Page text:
SFJAZZ.org | Brief History of South African Jazz

March 29, 2024

A Brief History of South African Jazz

By Rusty Aceves

April 27 is the 30th anniversary of Freedom Day in South Africa. Here’s a deeper look at the history of the holiday and the leading figures from the South African jazz tradition. 

Hugh Masekela at SFJAZZ, 2009 (photo by Scott Chernis)

A hugely significant milestone approaches on April 27th, as South Africa celebrates 30 years of free elections and the introduction of a new constitution. That day in the spring of 1994 marked the end of apartheid and the re-introduction of basic human rights in a country that had lived under the unconscionable system of racist minority rule for over 75 years. Newly elected president Nelson Mandela addressed South Africa’s Parliament on election day, saying:

“Wherever South Africans are across the globe, our hearts beat as one, as we renew our common loyalty to our country and our commitment to its future”

The hope in Mandela’s words expressed a long-delayed swing of the pendulum toward justice, but over the decades that preceded that moment, Black South Africans looked for freedom where they could find it.

Systemic disenfranchisement of the Black population and the development of jazz in the country were inexorably interconnected, as South African musicians seeking a vehicle to both protest governmental repression and express creative freedom found a welcome spirit in the music coming from the United States in the first half of the 20th century.

The Jazz Maniacs

New Orleans jazz became known in South Africa shortly after the first commercial recordings of the music were made in 1917, making the trek to Cape Town on merchant vessels from the United States in the early 20s. Bands inspired by early jazz began forming shortly after, primarily among the Western-educated Xhosa nation in Queenstown and the Johannesburg ghetto Sophiatown — an area that became a hotbed for innovation and experimentation before it was destroyed under apartheid.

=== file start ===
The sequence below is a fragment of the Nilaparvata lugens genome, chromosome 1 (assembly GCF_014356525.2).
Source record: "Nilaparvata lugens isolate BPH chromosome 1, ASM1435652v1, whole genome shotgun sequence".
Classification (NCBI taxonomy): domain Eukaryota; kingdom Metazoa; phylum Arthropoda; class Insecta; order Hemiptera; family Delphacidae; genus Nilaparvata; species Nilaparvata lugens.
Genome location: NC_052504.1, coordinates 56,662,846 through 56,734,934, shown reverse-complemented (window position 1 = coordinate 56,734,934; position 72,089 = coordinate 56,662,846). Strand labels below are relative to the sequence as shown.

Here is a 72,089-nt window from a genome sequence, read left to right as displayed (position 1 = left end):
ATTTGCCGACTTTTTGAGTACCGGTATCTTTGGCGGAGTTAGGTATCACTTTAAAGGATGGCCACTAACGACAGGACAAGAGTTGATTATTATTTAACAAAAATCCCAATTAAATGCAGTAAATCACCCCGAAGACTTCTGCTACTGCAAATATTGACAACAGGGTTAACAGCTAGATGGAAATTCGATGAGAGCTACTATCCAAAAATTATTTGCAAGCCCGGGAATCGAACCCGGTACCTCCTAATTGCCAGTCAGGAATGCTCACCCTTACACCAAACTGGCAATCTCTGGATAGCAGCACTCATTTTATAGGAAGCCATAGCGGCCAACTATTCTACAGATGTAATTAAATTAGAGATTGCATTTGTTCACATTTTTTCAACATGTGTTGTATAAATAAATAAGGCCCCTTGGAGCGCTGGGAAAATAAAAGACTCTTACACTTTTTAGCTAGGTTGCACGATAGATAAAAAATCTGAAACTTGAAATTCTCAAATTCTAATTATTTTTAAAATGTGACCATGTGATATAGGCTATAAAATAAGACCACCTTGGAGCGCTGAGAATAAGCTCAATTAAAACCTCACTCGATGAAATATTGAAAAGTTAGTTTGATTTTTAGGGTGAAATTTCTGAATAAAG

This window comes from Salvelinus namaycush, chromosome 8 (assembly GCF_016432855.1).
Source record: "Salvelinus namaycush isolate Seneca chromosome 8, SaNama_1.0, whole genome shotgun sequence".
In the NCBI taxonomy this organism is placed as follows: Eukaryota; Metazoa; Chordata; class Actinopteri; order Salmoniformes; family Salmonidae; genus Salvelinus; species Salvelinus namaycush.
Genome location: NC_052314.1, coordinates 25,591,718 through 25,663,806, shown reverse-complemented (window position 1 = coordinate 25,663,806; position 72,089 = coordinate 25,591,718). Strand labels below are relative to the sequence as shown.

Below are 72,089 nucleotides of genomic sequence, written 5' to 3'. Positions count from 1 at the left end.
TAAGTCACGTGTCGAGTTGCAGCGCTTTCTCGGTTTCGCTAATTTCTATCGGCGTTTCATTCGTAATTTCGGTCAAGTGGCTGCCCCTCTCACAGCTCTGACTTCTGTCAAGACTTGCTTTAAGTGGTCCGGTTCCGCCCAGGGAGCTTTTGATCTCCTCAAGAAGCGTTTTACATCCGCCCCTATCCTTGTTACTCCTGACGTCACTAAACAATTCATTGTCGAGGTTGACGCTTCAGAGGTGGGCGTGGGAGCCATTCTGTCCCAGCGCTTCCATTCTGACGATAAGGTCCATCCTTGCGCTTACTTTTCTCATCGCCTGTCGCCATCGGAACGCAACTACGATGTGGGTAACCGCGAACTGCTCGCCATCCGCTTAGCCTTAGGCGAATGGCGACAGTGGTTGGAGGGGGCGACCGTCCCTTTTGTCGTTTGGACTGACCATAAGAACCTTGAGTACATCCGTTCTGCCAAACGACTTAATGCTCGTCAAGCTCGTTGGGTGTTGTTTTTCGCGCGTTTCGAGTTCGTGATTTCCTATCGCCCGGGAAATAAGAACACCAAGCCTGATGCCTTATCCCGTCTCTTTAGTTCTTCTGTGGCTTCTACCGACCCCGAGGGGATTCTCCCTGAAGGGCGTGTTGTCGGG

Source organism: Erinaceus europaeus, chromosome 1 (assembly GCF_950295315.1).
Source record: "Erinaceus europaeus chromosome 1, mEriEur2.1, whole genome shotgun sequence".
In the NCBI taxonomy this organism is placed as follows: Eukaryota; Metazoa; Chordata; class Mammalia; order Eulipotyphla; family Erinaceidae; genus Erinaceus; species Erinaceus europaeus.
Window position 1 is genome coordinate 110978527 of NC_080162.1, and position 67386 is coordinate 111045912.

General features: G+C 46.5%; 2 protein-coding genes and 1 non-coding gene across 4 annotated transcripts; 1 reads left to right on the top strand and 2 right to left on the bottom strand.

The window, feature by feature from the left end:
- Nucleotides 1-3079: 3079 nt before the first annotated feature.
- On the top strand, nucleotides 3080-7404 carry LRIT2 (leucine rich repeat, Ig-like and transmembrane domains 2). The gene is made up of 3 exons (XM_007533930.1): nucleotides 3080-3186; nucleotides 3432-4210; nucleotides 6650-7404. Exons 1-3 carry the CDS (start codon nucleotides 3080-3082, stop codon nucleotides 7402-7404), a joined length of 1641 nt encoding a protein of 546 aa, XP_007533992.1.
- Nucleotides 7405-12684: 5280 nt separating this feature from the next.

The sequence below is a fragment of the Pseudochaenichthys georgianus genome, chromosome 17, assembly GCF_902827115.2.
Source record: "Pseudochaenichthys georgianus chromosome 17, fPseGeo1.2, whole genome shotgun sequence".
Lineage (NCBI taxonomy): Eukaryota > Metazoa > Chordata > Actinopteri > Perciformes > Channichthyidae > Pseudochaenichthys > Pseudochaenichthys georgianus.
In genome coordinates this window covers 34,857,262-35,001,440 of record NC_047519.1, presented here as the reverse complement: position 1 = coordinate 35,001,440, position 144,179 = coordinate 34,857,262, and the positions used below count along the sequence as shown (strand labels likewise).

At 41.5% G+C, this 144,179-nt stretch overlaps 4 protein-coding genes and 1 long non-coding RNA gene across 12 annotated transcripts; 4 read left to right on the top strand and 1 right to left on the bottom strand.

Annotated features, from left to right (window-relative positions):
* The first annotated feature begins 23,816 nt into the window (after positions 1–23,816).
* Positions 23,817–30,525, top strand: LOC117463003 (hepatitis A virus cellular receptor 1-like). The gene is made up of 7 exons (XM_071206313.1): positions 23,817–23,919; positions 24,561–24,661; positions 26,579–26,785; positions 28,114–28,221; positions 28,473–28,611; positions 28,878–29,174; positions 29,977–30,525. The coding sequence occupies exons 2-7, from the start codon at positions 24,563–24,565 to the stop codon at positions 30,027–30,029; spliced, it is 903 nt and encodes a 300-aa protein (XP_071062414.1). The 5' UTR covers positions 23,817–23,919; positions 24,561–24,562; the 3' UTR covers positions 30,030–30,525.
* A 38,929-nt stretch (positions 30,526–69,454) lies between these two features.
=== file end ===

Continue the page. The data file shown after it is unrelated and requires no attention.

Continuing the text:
As the music continued to evolve over the years, the ever-increasing level of sophistication gave rise to a new crop of South African musicians deeply versed in the jazz vocabulary, having been exposed to the current state of jazz via recordings and radio in addition to the American groups that were allowed to tour the country during the period. One of the biggest bands of the late 1930s, the Jazz Maniacs, melded the influence of Count Basie and Duke Ellington with Zulu styles – a mix that made an impression on a new generation of aspiring musicians including trumpeter Hugh Masekela, pianist Abdullah Ibrahim, and vocalist Miriam Makeba, among others.

(L-R): Kippie Moeketsi, Jonas Gwangwa, and Hugh Masekela of the Jazz Epistles (photo: Halim's Photographic Service, Cape Town BAHA/Drum Social Histories / Baileys African History Archive / Africa Media Online)

Born in Kwa-Guqa Township in 1939, Masekela began learning piano and singing from an early age and was inspired to take up the trumpet at 14 after viewing Young Man with a Horn, the 1950 American film starring Kirk Douglas and Lauren Bacall based loosely on the life of early jazz icon Bix Beiderbecke.

In 1959, Masekela and Ibrahim formed the Jazz Epistles, a short-lived group inspired by Art Blakey’s Jazz Messengers that had the distinction of being the country’s first bebop group and the first jazz ensemble to record an album. The Sharpeville Massacre of March 1960 led to drastically increased enforcement of apartheid and greater repression of African culture, and the Jazz Epistles were dissolved, with Masekela fleeing to the United States and Ibrahim to Europe before he also immigrated to the U.S.

Masekela moved to Los Angeles in the late 60s during the ‘Summer of Love,’ scoring a #1 hit on the American ‘pop charts with his GRAMMY-nominated single “Grazin’ in the Grass.” He released over 40 albums and was recognized around the world as ambassador of South Africa’s jazz legacy before his passing in 2018.

Abdullah Ibrahim and the Jazz Epistles with Wadada Leo Smith at SFJAZZ, 2/18 (photo by Don Dixon)